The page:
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Duane Hopkins Has Made a Film Celebrating the Intensity of the Football Fan

I had a chat with him about it.

A still from Duane Hopkins' The Twelfth Man

Footballers are pretty reliant on their fans. Without them, they wouldn’t have a salary or anyone to abuse them on Twitter when they miss an open goal. It’s because of this that supporters have been labelled “the twelfth man” – the final component of the 11-man squad.

The Twelfth Man is also the name of a new short film by Duane Hopkins, director of Better Things – a portrayal of life in rural England – and the recently released Bypass. Focusing on the angst, antagonism and rivalry between opposing fans on the day of the Sunderland-Newcastle derby, The Twelfth Man was commissioned as part of a series of football-inspired films directed by homegrown auteurs from 31 of the countries that participated in this year’s World Cup.


Among the filmmakers chosen, Gaspar Noe directed the French entry, Vincent Gallo the American and Hopkins the British. I caught up with him recently to talk about football, fans and his film.

Duane Hopkins (Photo by Agatha A. Nitecka)

VICE: So this all started with your friend Carlos Raygadas organising an omnibus of football related films. What motivated you to get involved?
Duane Hopkins: Carlos Raygadas is a Mexican director who’s really good; he’s had a few things in Cannes. We’ve been mates for about eight years and he got in touch and said that he was putting together this project, along with another Mexican director, Daniel Gruener. Basically, they wanted to put together short films in relation to the World Cup. They picked one director from each country to make a film to represent football in their country.

You were filming Bypass at the time this all kicked off. How did that affect your take on the project?
At the time I was in the process of editing Bypass, so I didn’t think I could do it. But Carlos got back in touch, said he'd give me the money and said I could do whatever I wanted. All I had to do was deliver the final cut and they promised to put out what I did with no interference. It was too intriguing to not do. It also meant there was quite a quick turnaround. It forced me to think differently cinematographically. I was going to have to be raw with the film and I was going to have to come up with an idea that would allow me to do it quickly.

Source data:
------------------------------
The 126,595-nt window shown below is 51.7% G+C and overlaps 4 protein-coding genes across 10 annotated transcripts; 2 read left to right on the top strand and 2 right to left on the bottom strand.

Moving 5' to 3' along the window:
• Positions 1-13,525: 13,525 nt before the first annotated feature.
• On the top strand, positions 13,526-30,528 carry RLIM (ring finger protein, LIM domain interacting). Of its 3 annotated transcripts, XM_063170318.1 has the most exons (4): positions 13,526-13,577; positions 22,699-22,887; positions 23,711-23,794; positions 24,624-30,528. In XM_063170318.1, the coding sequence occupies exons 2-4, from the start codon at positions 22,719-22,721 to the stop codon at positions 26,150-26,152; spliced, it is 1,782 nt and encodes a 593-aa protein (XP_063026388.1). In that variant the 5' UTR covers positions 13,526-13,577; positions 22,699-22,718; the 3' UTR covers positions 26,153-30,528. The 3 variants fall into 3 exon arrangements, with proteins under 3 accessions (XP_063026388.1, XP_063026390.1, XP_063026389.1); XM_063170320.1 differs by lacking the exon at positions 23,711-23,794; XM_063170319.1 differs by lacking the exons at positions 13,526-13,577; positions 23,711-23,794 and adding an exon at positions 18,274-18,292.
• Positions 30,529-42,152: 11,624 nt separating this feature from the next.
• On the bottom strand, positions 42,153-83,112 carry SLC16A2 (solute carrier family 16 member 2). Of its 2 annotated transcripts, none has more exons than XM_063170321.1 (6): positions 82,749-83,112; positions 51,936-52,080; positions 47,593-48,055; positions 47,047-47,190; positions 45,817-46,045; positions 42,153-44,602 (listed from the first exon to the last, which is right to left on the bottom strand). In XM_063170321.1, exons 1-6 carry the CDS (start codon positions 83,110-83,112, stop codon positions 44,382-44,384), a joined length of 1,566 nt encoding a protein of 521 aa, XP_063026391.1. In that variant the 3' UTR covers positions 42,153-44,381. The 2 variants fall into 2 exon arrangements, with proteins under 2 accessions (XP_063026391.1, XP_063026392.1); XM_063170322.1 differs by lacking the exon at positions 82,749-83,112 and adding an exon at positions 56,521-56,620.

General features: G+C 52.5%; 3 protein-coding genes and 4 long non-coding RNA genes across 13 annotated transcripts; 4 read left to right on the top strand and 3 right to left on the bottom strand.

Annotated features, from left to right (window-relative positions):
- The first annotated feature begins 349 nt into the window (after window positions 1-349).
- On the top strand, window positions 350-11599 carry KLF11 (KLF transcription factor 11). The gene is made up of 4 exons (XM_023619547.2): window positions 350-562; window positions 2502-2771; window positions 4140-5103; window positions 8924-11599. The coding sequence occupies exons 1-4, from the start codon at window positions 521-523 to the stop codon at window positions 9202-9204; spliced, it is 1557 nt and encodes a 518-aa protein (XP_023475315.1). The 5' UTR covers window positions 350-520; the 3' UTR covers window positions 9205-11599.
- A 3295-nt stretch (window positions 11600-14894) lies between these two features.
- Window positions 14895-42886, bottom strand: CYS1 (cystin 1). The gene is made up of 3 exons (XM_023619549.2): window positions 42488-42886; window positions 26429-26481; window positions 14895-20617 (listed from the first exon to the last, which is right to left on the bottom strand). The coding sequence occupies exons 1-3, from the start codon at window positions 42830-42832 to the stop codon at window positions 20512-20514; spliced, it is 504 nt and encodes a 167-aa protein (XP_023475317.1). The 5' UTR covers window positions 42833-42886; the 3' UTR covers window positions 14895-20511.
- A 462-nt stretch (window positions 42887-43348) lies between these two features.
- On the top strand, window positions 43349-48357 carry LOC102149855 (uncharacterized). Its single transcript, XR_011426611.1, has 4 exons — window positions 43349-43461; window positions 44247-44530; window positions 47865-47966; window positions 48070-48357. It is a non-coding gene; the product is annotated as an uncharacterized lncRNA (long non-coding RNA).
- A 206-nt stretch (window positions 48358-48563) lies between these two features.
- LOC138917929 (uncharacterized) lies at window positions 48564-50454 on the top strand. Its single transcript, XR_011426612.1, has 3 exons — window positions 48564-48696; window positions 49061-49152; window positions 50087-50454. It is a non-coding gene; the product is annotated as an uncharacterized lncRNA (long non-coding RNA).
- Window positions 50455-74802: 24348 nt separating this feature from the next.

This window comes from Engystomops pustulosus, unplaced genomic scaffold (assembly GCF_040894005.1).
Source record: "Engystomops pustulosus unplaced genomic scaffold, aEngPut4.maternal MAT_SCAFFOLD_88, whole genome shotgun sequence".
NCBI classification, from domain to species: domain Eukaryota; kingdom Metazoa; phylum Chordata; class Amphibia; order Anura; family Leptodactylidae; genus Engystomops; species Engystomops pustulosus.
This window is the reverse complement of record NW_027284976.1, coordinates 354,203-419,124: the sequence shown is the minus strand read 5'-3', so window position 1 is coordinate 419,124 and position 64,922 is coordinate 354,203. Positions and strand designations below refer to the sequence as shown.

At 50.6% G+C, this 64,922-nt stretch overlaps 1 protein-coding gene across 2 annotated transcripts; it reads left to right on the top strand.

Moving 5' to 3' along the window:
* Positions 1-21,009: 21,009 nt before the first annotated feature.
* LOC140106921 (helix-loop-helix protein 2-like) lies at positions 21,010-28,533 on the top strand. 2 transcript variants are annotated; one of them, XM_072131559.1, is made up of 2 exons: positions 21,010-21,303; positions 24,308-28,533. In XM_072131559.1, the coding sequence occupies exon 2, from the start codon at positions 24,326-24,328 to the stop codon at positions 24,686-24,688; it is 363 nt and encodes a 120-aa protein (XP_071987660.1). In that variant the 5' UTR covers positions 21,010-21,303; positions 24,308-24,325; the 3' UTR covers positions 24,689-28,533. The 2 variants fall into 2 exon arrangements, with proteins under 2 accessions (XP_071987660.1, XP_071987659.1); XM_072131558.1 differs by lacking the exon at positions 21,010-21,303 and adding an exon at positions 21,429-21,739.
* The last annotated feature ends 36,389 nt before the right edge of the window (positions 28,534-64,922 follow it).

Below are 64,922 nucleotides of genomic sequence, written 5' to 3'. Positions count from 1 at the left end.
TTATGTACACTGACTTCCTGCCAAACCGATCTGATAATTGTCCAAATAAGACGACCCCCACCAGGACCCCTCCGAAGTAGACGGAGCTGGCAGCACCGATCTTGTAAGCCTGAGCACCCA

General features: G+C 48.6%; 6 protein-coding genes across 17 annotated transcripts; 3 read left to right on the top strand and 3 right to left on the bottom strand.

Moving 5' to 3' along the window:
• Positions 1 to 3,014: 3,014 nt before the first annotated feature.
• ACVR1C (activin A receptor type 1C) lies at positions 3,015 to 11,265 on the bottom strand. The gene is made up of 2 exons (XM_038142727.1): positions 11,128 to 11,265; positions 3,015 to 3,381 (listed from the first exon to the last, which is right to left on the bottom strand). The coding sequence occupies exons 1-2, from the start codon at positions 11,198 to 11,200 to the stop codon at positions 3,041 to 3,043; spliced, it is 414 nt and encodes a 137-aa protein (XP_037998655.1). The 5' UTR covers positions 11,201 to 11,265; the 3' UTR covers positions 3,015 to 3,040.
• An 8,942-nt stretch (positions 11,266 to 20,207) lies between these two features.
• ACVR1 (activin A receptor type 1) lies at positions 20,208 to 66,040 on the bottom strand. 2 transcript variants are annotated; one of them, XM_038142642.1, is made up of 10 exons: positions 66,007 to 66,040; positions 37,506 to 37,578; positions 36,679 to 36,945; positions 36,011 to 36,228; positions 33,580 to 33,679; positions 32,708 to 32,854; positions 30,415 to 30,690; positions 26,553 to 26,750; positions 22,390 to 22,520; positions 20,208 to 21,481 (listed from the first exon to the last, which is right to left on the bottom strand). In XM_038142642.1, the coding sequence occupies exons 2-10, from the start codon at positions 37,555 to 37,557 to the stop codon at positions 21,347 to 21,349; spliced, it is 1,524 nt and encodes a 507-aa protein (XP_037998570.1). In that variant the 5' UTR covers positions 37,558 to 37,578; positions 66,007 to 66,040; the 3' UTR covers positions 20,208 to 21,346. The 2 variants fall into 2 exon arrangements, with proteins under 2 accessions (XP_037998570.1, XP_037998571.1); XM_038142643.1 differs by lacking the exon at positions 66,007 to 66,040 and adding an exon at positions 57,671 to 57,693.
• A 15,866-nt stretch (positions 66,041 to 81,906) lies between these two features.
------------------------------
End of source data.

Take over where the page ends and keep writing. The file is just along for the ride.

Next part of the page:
So how did you come up with the idea for Twelfth Man?
I discussed it with Carlos and I found out that some of the other directors were focusing on the unity of football, about how it brings people together. But because I have a bit of a contrary nature I thought I’d do something about football the way I remember it. It was a whole different thing. I got interested in the game before the game. I wanted to film the supporters before the match. I had this idea that the film would stop as soon as the game started. The Sunderland-Newcastle derby was coming up, so I got together about ten filmers.

How did the filming work out on the day?
Derby days are high in emotion. The police are there as soon as the fans arrive, and they keep them separated. It’s always the same thing that happens in a derby. I’ve been in that situation; I know how raw and heightened it gets. I thought, 'Can we get right in the drama?' We shot on the day and we got some nice footage, so it was then about finding a narrative. It was about starting the film very normally with people having a drink and walking up to the stadium – it’s all quite civilised. At that point it’s still about the game they’re going to see. As the film progresses it becomes more and more uncivilised and you see all the bits of civilisation and socialisation stripped away until you’re left with something very animal. It’s all about the tribalism of the moment. That was fascinating. It’s about football, but it’s really about something else – it’s about the fans being part of a group.


The film is raw, and so is the rivalry between Newcastle and Sunderland. Was this element one you wanted to get across?
We all know the discussions about how football has become gentrified and how a certain class of people are being pushed out. Yet, there's still a raw ownership about it that belongs to this one group of people, which has been passed down generations. You’ve got these middle aged guys who, during the week, have OK jobs and look after their families. But when it comes to the derby, it becomes this real kind of release valve of pressure.